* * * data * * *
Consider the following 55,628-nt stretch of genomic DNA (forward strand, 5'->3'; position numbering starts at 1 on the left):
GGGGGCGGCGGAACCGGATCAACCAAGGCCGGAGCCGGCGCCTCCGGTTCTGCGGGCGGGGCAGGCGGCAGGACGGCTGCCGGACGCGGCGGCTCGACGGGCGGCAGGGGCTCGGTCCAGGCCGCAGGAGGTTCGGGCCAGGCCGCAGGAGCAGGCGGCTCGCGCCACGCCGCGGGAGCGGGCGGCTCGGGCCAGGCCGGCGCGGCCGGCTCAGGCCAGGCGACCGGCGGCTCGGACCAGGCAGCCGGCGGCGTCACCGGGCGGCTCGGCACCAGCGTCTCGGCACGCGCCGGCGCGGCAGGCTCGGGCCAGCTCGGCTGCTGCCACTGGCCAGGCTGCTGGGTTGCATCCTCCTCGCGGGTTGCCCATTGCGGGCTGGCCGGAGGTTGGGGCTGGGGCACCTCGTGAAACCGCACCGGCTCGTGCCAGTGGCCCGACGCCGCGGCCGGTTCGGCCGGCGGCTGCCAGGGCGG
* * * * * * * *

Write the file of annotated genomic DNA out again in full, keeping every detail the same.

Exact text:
Consider the following 55,628-nt stretch of genomic DNA (forward strand, 5'->3'; position numbering starts at 1 on the left):
GGGGGCGGCGGAACCGGATCAACCAAGGCCGGAGCCGGCGCCTCCGGTTCTGCGGGCGGGGCAGGCGGCAGGACGGCTGCCGGACGCGGCGGCTCGACGGGCGGCAGGGGCTCGGTCCAGGCCGCAGGAGGTTCGGGCCAGGCCGCAGGAGCAGGCGGCTCGCGCCACGCCGCGGGAGCGGGCGGCTCGGGCCAGGCCGGCGCGGCCGGCTCAGGCCAGGCGACCGGCGGCTCGGACCAGGCAGCCGGCGGCGTCACCGGGCGGCTCGGCACCAGCGTCTCGGCACGCGCCGGCGCGGCAGGCTCGGGCCAGCTCGGCTGCTGCCACTGGCCAGGCTGCTGGGTTGCATCCTCCTCGCGGGTTGCCCATTGCGGGCTGGCCGGAGGTTGGGGCTGGGGCACCTCGTGAAACCGCACCGGCTCGTGCCAGTGGCCCGACGCCGCGGCCGGTTCGGCCGGCGGCTGCCAGGGCGG